If checked, the load balancer for master nodes will be created. If you specified two or more master nodes in previous screens, then this field must be checked.
Regardless of the number of master nodes you have specified, checking this field on yields higher chances of successfully creating the Kubernetes cluster.
If you accept the default state of unchecked, no load balancer will be created. However, without any load balancer “in front” of the cluster, the cluster API is being exposed only within the Kubernetes network. You save on the existence of the load balancer but the direct connection from local machine to the cluster is lost.
One Master Node, No Load Balancer and the Problem It All Creates
To show exactly what the problem is, use
Prerequisite No. 2 to install openstack client for the local machine, so that you can use the openstack command.
Then use Prerequisite No. 4 to connect to the OpenStack cloud and start using openstack command from the local terminal.
Then you can try a very usual command such as
kubectl get nodes
but it will not work. If there were load balancer “in front of the cluster”, it would work, but here there isn’t so it won’t. The rest of this article will show you how to still make it work, using the fact that the master node of the cluster has its own load balancer for kube-api.
Step 1 Create a Cluster With One Master Node and No Load Balancer
Create cluster NoLoadBalancer as explained in Prerequisite No. 3. Let there be
one master node and
no load balancers (do not check field Enable Load Balancer for Master Nodes in subwindow Network).
Use any key pair that you might have – it is of no concern for this article.
Activate NGINX as Ingress controller and then
enter the following group of labels into the Advanced subwindow for cluster creation
The result will be creation of cluster NoLoadBalancer as seen in this image:
To illustrate the problem, a very basic command such as
kubectl get pods NoLoadBalancer -o yaml
to list the pods in cluster NoLoadBalancer, will show an error message like this one:
Unable to connect to the server: dial tcp 10.0.0.54:6443: i/o timeout
Addresses starting with 10.0… are usually reserved for local networks, meaning that no access from the Internet is enabled at this time.
Step 2 Create Floating IP for Master Node
Here are the instances that serve as nodes for that cluster:
Master node is called noloadbalancer-3h2i5x5iz2u6-master-0 and click on the right side of its row and click option Associate Floating IP.
To add the IP, click on a selection of available addresses (there may be only one but in certain cases, there can be several to choose from):
This is the result:
The IP number is 188.8.131.52 – you are going to use it later on, to change config file for access to the Kubernetes cluster.
Step 3 Create config File for Kubernetes Cluster
You are now going to connect to NoLoadBalancer cluster in spite of it not having a load balancer from the very start. To that end, create a config file to connect to the cluster, with the following command:
openstack coe cluster config NoLoadBalancer --force
It will return a row such as this:
Execute this command from terminal command line. A config file has also been created at that address. To show its contents, execute command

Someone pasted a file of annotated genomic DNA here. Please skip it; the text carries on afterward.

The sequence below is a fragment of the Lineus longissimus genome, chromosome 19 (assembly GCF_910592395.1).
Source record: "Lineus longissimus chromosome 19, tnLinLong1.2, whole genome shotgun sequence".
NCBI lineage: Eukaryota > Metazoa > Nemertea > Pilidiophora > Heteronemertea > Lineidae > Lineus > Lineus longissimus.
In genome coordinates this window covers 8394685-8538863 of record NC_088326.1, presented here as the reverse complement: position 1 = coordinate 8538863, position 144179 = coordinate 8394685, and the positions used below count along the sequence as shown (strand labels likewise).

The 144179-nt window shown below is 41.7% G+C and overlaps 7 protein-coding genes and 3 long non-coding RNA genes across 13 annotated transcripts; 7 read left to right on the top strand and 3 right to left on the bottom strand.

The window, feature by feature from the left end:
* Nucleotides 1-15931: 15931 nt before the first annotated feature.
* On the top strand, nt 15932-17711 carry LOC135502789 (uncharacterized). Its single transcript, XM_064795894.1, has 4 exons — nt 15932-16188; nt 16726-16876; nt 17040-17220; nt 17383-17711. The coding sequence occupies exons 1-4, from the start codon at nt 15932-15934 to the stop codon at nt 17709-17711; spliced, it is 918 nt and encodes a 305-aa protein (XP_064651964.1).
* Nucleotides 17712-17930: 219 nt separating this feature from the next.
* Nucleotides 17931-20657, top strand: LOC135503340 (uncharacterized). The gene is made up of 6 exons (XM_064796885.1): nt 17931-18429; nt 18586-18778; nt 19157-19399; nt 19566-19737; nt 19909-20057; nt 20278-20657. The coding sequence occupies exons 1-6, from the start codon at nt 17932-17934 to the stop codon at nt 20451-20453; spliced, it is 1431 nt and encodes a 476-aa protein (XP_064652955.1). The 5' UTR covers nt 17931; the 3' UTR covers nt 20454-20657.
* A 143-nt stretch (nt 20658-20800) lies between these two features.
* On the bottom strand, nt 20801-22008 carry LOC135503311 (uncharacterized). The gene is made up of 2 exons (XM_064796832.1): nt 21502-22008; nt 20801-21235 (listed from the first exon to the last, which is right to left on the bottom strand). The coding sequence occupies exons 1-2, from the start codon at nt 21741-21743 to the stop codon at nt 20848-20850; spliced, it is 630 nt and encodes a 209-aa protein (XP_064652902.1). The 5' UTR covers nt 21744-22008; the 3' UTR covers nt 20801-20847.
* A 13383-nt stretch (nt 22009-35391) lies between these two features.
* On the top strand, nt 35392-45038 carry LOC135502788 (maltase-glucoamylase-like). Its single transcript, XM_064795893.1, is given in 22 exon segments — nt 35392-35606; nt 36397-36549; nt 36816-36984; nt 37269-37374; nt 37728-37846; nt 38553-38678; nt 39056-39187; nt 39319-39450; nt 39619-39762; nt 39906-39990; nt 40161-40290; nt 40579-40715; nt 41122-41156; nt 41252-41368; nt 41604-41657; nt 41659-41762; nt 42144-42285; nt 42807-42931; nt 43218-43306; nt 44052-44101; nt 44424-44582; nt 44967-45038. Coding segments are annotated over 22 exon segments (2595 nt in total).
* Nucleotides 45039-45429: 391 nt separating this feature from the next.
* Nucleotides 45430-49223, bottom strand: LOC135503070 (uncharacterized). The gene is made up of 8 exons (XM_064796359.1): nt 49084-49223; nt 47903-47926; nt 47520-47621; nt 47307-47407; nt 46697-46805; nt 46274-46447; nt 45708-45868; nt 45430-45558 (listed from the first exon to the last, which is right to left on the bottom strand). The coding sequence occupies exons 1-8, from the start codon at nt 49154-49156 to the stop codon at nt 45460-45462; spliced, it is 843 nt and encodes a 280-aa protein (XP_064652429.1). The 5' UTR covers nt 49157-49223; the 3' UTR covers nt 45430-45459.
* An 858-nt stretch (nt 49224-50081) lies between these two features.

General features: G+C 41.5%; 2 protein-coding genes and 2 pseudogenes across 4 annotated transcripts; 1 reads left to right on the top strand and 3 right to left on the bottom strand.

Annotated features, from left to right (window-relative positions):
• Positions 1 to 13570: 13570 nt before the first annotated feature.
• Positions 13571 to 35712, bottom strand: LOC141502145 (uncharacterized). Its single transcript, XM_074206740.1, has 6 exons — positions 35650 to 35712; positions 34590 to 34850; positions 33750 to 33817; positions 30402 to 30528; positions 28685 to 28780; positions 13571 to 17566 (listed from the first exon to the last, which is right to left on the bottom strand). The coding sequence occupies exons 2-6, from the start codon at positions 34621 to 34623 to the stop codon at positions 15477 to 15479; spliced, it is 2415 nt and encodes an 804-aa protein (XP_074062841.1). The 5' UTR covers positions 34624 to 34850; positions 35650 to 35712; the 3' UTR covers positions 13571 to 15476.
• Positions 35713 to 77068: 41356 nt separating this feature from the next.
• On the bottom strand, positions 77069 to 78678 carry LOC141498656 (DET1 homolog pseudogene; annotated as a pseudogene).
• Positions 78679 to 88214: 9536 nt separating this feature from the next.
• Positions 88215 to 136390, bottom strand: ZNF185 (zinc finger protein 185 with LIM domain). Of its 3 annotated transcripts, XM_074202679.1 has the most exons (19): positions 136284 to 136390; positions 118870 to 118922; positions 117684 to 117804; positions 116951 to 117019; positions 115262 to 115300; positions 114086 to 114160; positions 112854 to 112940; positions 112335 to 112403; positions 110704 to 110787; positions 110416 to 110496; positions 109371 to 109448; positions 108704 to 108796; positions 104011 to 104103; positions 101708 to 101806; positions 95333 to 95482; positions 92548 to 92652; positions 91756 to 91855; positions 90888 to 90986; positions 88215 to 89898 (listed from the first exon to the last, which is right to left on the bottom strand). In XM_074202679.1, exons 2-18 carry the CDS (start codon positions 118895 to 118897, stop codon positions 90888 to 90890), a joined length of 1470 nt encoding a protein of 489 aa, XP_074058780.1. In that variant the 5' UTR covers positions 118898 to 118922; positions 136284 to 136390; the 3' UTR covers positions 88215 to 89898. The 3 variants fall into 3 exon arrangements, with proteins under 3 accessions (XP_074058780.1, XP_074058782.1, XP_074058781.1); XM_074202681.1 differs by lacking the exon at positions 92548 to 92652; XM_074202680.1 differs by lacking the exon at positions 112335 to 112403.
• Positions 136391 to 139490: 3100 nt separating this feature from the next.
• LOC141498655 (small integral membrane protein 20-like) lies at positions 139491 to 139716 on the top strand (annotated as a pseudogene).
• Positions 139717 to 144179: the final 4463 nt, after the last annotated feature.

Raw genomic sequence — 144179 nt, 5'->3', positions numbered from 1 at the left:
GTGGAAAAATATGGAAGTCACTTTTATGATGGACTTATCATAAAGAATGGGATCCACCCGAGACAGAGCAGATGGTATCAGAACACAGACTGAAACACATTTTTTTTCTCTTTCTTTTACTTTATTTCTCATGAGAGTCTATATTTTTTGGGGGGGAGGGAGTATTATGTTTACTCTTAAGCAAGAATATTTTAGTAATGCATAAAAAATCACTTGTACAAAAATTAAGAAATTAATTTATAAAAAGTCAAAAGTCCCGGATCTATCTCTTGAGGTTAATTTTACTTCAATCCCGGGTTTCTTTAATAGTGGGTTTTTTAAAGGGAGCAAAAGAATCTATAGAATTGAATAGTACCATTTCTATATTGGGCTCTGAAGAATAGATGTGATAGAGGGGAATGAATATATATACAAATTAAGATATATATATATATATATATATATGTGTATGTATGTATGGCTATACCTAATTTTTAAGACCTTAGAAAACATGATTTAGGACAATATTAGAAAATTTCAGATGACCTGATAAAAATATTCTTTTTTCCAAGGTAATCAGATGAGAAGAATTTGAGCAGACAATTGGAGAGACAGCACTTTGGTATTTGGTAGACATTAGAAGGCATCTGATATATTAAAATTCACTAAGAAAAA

assuming you already are in the required folder (CloudferroDocs in this case).
Config file will look a lot like giberish because it contains certificates, tokens and other rows with random content, some of them hundreds of characters long. Here is one part of it:
The important row here is this network address:
Step 4 Swap Existing Floating IP Address for the Network Address
Now back to Horizon inteface and execute commands Compute -> Instances to see the addresses for master node of the NoLoadBalancer cluster:
There are two addresses:
Incidentally, the same 10.0.0.54 address is also present in the config file, ending with port address :6443.
Try now in terminal to execute kubectl command and see the result, perhaps like this one:
The access is there but the nodes and pods are still out of reach. That is because address 10.0.0.54 is internal network address for the cluster and was never supposed to work as the Internet address.
So, open the config file using nano (or other text editor of your choice). Swap 10.0.0.54 for 184.108.40.206 in line for server access. The address 220.127.116.11 is the address of the floating IP for master node and will fit in perfectly.
The line should look like this:
Save the edited file. In case of nano, those will be commands Control-x, Y and pressing Enter on the keyboard.
Step 4 Add Parameter –insecure-skip-tls-verify=true to Make kubectl Work
Try again to activate kubectl and again it will fail. To make it work, add parameter –insecure-skip-tls-verify=true:
kubectl get pods --insecure-skip-tls-verify=true
Or, try out a more meaningful command
kubectl get nodes --insecure-skip-tls-verify=true
This is the result of all these commands, in terminal window:
To continue working successfully, use normal kubectl commands and always add –insecure-skip-tls-verify=true in the end.
Using parameter –insecure-skip-tls-verify won’t check cluster certificates for validity. That will make your https connections insecure. Not recommended for production environment. Use at your own risk, maybe for some local testing or when you are just learning about Kubernetes and clusters.
For production, it is strongly recommended to check on field Enable Load Balancer for Master Nodes when creating a new cluster, regardless of the number of master nodes you have specified.